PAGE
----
Trapped in a broken body the size of a 2-year-old and suffering from a rare disease, Tre's only means of communication have been facial expressions and his dark brown eyes.
Now, after years of frustrating doctor visits, long nights, heartfelt prayers and loving care, his family has the key to unlock their silent angel's mind.
Thanks to a unique electronic device slightly bigger than a video game controller, four small wires and a laptop computer with basic software, Tre will be able to communicate and learn despite his severe disabilities.
This technology, pioneered and developed at Boston College and marketed by The Opportunity Foundation of America, is called EagleEyes.
"It's fun to see what's inside his brain," said Tre's father, Alton Arnold, as he watched his son visually kick a soccer goal on the computer screen and react with a big grin.
"Without it, we're just guessing. Now we know he can count from five backwards to one. It stimulates his brain. This is very exciting for us."
When the four electrode cables are taped around Tre's eyes, they track the muscle movements of his face and magnify them by a factor of 10,000 back into the electronic controller box and the computer, transforming his eyes into a computer mouse.
By focusing for a few seconds on the same spot or object on the computer screen, a single click is activated.
Those who see the light come on in his eyes know immediately that Tre understands what is happening.
"To see the enjoyment he gets from it ... makes any cost worth it," said Alton, a retired Army helicopter pilot and recruiter and currently a human resources manager at Comcast.
Much to the family's delight, Debbie Inkley, the founder and executive director of The Opportunity Foundation of America, a nonprofit organization, presented Tre with his own EagleEyes on Friday in front of Sarah Lynch's second-grade class at Roy Elementary.
Inkley said the EagleEyes unit requires a $1,200 donation to the foundation, with the money used to produce more units. Inkley said there are only about 20 systems out right now around the country, mostly for people using them at home or in schools or rehab centers.
"Many will only ever play basic games. Many will go on to communication boards, and a handful will be able to go on and be educated," Inkley said.
"But that is still light years ahead of sitting in front of the television and doing nothing."
Art Rice, Tre's Roy Elementary School special education teacher, was instrumental in bringing the EagleEyes into Tre's life. His wife, Sandi, is a member of the Opportunity Foundation's board of directors, and when Art mentioned that Tre could be a candidate, a test was immediately scheduled.
"We went to the school, met the parents and tried it out," Inkley said. "So many fortuitous things happened. We were supposed to meet this boy."
"After nine years of caring, teaching and loving this child, I finally got the reassurance I needed to know that I was doing the right things," she said.
"He showed me that he could count and think at a higher level than I ever imagined."
As Tre becomes more familiar with the way EagleEyes works, his family hopes he will eventually be able to communicate and learn at levels previously considered impossible.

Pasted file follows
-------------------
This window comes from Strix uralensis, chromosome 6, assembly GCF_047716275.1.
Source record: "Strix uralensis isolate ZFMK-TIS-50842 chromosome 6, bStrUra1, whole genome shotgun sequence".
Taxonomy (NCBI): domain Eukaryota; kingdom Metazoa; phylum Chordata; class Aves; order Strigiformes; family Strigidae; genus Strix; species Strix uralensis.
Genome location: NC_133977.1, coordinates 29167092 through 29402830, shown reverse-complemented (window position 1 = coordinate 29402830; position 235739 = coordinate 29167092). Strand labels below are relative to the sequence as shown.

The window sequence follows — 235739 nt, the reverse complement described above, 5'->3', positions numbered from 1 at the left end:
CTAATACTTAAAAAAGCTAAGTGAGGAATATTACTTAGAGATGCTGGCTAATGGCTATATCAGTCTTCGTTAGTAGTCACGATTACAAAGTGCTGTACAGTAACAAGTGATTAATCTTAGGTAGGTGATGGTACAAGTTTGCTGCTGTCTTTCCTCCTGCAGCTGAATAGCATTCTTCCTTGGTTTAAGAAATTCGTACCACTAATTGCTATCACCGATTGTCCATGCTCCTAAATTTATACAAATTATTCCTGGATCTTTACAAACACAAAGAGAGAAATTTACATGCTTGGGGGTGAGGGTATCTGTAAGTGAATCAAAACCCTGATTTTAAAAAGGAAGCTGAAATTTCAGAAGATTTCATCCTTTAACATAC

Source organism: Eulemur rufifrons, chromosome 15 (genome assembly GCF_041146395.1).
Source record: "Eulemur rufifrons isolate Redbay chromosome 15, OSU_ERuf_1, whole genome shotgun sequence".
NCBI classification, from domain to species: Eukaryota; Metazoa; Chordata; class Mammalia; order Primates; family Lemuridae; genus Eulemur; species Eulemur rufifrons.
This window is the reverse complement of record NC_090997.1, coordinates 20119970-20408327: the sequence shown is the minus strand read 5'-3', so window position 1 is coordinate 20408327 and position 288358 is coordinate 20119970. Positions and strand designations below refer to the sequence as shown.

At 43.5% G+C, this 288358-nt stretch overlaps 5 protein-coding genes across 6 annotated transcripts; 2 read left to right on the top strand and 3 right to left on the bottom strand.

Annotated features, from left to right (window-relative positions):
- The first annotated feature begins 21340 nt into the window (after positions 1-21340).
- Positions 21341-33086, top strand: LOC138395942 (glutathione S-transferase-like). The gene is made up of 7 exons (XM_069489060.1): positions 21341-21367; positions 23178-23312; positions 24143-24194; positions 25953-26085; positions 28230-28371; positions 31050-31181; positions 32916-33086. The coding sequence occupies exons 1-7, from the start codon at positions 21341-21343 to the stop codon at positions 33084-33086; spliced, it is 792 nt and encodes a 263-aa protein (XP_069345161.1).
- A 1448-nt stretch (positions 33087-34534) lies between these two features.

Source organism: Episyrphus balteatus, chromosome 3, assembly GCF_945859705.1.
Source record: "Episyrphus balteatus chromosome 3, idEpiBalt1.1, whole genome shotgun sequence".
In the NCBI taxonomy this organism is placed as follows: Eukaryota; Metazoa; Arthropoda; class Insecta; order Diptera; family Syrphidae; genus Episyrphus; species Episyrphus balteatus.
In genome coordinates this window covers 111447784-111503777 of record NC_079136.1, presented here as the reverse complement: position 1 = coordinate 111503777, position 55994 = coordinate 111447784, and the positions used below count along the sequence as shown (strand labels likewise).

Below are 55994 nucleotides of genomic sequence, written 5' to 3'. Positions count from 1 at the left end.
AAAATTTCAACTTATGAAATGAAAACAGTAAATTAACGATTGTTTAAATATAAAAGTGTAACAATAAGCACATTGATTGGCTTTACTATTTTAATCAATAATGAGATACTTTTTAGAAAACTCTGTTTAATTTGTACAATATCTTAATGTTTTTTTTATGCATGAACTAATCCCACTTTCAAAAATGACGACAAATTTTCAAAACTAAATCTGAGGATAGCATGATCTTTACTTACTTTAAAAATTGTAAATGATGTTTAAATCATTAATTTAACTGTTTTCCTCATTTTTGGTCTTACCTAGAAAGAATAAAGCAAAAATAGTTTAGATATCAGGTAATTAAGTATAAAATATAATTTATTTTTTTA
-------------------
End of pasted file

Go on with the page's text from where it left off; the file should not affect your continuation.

Discovering the diagnosis
Tre was diagnosed at age 2 with a rare condition called glutaric acidemia type 1. It is a metabolic disease that affects one in every 50,000 people. It can be detected in a newborn screening test, but wasn't in Tre's case.
Tre's body cannot metabolize the amino acid gluteral. As a result, his brain was permanently damaged and he lost the strength to hold up his head, Corrina said.
"His brain had no idea what his body was doing," she said. "As he got older, the symptoms just got worse and the list of surgeries got longer."
Corrina stays at home and cares for Tre's every need. His room is a replica of a hospital room. When he gets sick, which is often, she stays by his side through the night to make sure he gets his medicine and other needs met.
When mom needs a break, Tre's sister Aspen, 12, and Kirsten, 12, a friend who lives with the family, both shower him with love.
When at school, he is watched over by Art Rice and his special needs staff. Sandi Rice, who also works at the Utah Schools for the Deaf and the Blind, also provides assistance from time to time.
Over the years, Alton and Corrina have spent countless hours at Primary Children's Medical Center in Salt Lake City and seen parents who love their disabled children -- as well as the parents who view their disabled children as a curse.
While their journey hasn't been easy, the couple has no doubt Tre is a blessing in their lives. He teaches them something new each day, and they help him live life to the fullest.
"He is considered terminal because he could die tomorrow. Not one day goes by when I don't think, 'Could this be the day?' " Corrina said.
The Arnolds have taken Tre white-water rafting and four-wheeling, and have let him ride a horse.
Tre loves to watch Tiger Woods play golf and smiles big when Tony Romo and the Dallas Cowboys take the field.
Corrina drew up plans for a motorized, combination wheelchair/four-wheeler that is being completed by a team of seniors at the University of Utah. The patent is pending.
His parents are confident EagleEyes will help him to experience even more.
Seeing the twinkle in the eyes of a severely disabled person and the smile on the faces of family members is hard to describe, Inkley said, but it's what she loves about her work. She has seen it time and time again. Tre is a perfect example, she said.
"His mom and dad will generally always know when there is somebody inside there. But when Tre realized it, it was like he was saying, 'My gosh, finally my world is going to open up to me.'
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